Green Lentil Salad

Who doesn’t like an easy, mindless recipe?  That’s what this lentil salad recipe basically is, plus, it makes great leftovers, is super healthy and tastes delicious!  I think it’s perfect for this season when the weather is warmer since our bodies are looking to be nourished with more cooling foods.

It’s best to prepare your lentils within a couple months of buying them as it’ll make cooking them simpler.  Know that it is best not to add salt or any acidic ingredients to the lentils until the last 10-15 minutes of cooking, as this will result in crunchy lentils even though they’re cooked.  Also, there are different types of lentils, therefore, different cooking methods required, so this recipe specifically calls for green lentils.

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Ingredients

-1 cup green lentils

-2 cups chicken broth (or water)

-1/2 yellow onion, chopped

-2 cloves garlic, finely chopped

-1 bay leaf

-1/2 cup crumbled feta cheese

-1 avocado, cubed

-2 cups romaine lettuce, chopped

-1 tablespoon pesto

-1/2 lemon

-1/2 cup extra virgin olive oil + 1 tablespoon

-Splash of red wine vinegar

-salt and pepper

 

Instructions

  1. Rinse lentils in a mesh strainer making sure to check for pebbles (remove pebbles if you find them).  Heat a medium pot over medium heat. Add a tablespoon of olive oil to the pot.  Once hot, add the onion, garlic, salt, and pepper.  Cook for 30 seconds or until softened and aromatic.
  2. Add the lentils and bay leaf to the pot with broth or water.  Turn heat up to medium-high.  Once at a gentle boil, turn heat down and simmer for 45 minutes. Add salt to the pot the last 10 minutes of cooking.  Remove from the heat and keep covered for at least 10 minutes so lentils can soak up the rest of the water.
  3. While the lentils finish cooking, make the dressing by mixing together olive oil, red wine vinegar, lemon juice, salt, and pepper in a small cup or bowl.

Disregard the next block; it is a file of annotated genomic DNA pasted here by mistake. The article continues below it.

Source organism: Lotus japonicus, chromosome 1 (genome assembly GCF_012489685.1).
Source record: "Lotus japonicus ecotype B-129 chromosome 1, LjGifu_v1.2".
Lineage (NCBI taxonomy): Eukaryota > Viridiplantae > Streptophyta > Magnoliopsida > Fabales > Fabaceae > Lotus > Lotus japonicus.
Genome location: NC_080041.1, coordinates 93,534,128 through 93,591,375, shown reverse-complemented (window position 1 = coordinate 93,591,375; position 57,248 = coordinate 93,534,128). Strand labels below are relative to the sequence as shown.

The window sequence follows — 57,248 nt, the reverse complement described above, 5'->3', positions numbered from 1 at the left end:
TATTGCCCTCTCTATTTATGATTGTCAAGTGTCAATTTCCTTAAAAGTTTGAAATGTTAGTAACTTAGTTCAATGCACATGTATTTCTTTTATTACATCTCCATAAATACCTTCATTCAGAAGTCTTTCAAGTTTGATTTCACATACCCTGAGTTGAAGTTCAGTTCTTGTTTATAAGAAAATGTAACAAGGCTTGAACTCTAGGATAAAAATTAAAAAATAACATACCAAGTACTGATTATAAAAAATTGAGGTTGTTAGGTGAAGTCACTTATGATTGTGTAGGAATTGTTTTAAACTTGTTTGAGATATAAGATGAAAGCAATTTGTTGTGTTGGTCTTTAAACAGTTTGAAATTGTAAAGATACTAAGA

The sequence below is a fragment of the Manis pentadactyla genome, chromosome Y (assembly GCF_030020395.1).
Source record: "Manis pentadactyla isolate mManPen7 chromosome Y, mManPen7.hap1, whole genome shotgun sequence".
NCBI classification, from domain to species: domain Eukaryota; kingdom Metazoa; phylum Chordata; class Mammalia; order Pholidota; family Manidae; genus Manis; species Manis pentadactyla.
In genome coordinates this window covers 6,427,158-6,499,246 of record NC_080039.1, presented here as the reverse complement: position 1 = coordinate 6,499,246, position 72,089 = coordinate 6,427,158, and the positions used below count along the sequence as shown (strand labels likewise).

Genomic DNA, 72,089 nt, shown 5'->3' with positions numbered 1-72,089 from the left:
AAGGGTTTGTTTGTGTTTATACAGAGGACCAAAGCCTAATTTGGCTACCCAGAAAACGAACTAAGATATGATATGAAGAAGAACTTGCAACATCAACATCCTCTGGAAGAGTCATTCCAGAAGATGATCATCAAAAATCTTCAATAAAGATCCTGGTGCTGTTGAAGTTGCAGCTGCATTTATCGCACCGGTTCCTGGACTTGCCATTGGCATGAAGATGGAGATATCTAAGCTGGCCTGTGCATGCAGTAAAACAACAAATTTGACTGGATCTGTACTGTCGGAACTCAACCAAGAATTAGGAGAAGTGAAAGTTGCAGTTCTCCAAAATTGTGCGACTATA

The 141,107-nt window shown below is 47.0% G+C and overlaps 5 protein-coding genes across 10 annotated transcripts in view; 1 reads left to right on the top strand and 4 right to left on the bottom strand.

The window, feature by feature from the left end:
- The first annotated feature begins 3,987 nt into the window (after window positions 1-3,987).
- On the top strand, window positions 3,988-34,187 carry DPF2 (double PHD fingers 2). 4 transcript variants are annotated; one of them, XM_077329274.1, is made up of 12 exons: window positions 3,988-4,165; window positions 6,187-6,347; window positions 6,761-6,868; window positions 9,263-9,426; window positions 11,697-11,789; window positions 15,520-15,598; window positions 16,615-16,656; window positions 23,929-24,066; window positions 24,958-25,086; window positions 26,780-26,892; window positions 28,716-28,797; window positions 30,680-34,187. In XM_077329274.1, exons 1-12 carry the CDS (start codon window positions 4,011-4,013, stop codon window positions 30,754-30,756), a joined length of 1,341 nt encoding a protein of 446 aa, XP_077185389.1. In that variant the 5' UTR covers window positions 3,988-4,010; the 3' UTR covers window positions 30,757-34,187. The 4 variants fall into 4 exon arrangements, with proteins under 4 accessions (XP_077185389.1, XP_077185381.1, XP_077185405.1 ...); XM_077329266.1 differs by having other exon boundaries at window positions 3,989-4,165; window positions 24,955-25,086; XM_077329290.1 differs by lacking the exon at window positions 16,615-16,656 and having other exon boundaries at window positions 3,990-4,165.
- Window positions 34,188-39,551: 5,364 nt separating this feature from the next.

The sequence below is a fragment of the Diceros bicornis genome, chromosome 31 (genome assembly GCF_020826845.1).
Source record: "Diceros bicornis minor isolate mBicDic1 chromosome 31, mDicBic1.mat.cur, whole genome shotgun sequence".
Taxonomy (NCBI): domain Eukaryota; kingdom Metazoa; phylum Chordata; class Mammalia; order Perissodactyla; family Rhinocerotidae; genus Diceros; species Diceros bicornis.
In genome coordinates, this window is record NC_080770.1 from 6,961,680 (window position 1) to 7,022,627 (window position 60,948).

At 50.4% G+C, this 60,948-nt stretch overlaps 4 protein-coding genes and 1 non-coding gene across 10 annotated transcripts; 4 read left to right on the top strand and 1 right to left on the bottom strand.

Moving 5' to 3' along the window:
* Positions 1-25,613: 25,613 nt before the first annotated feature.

4. To a large bowl, add the chopped lettuce, lentils, feta, avocado, pesto, and the dressing.  Option to serve with a side of toasted pita bread.  Enjoy!

5 Cooking Tips For the Novice Chef

I am a self-proclaimed, self-taught chef. Six years ago there were about three things I could do in the kitchen: pour myself cereal, cook instant mac and cheese, and make a salad. It really wasn’t until I started dating my boyfriend back in college that I decided I needed to add some dishes to my repertoire. It all started one summer, the summer I fell in love, that I started whipping up pesto pasta with spicy sausages. Literally I made this about 10 times in just a couple weeks, eagerly trying to perfect this relatively simple dish. When Ed and I look back at that summer we refer to it as the summer of pesto pasta. I overdid it, but I wanted to teach myself to cook and to cook well.

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Now I can cook other stuff!

For the novice, or possibly even the more experienced chef, I’d like to share some tips I picked up along the last six years that have advanced my cooking and overall attitude towards being in the kitchen. Just remember, cooking takes time and lots of patience, so don’t be afraid to make mistakes. I’ve certainly messed up my fair share of dishes, but those mistakes were valuable in helping me improve.

1- Know when to salt. Depending on what you’re preparing there is a proper time to salt. For pasta, rice, and meat, salt before cooking to boost flavor. Aka, for the pasta and rice, toss in salt before bringing the water to a boil. Mushrooms and beans should take salt at the end of the cooking process. For onions, it is a matter of preference. If you enjoy your onions browned and caramelized, add salt at the end of cooking. Conversely, if you like your onions soft and translucent, add salt earlier on (Source: Organic Authority).